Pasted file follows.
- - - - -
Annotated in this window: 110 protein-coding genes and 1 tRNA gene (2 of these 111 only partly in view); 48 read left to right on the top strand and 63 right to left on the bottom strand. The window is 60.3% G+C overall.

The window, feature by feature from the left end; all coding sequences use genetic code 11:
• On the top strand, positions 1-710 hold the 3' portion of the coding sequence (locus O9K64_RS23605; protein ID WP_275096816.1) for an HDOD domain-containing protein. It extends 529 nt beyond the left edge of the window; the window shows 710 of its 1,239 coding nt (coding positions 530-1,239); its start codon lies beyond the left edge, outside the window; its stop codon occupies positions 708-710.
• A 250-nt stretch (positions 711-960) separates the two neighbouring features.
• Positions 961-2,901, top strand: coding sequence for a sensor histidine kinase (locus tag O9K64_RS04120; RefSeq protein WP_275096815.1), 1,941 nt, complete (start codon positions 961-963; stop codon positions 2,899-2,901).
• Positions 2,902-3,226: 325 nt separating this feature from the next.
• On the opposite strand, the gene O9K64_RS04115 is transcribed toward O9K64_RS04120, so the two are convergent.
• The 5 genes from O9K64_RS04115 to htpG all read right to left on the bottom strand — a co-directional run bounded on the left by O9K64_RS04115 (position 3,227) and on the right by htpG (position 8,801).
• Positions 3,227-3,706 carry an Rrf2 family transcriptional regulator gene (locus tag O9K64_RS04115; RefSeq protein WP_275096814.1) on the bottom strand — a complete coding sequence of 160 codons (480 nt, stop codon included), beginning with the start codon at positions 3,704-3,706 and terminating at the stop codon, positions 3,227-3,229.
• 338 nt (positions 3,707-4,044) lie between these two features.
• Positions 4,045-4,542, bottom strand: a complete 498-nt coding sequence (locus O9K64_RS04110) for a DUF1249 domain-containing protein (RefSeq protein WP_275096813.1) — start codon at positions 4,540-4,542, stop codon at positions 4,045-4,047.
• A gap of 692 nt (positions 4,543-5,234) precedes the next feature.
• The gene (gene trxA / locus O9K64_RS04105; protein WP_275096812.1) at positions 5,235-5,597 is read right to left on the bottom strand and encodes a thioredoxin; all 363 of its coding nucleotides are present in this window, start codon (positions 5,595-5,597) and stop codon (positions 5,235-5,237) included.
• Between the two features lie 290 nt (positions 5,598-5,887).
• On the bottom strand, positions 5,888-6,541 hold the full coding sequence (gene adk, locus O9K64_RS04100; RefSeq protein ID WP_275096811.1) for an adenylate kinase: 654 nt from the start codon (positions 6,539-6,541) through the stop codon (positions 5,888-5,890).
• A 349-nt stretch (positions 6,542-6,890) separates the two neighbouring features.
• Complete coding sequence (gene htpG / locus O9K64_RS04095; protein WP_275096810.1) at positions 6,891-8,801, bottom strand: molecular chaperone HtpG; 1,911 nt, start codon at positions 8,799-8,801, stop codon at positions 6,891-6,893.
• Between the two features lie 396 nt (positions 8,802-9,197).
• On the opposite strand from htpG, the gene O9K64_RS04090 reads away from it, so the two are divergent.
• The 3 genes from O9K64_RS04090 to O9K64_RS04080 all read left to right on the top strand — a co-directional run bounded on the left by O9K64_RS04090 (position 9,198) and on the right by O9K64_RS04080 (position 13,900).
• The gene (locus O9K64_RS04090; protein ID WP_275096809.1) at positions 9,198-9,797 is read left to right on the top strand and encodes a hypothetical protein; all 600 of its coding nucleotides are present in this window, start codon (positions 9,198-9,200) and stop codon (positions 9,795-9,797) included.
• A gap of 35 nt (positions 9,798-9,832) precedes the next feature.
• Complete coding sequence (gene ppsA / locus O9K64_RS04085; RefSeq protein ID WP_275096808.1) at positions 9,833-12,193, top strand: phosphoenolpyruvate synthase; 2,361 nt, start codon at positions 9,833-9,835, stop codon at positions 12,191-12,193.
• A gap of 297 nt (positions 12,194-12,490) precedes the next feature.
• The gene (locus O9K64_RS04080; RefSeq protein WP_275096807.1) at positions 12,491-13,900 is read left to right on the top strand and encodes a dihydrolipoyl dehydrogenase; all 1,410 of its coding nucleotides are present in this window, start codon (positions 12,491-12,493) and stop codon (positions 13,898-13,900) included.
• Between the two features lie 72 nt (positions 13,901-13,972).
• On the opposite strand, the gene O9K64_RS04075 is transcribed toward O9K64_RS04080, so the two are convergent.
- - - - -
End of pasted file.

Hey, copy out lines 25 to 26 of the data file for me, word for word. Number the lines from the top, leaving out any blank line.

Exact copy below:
• The gene (locus O9K64_RS04080; RefSeq protein WP_275096807.1) at positions 12,491-13,900 is read left to right on the top strand and encodes a dihydrolipoyl dehydrogenase; all 1,410 of its coding nucleotides are present in this window, start codon (positions 12,491-12,493) and stop codon (positions 13,898-13,900) included.
• Between the two features lie 72 nt (positions 13,901-13,972).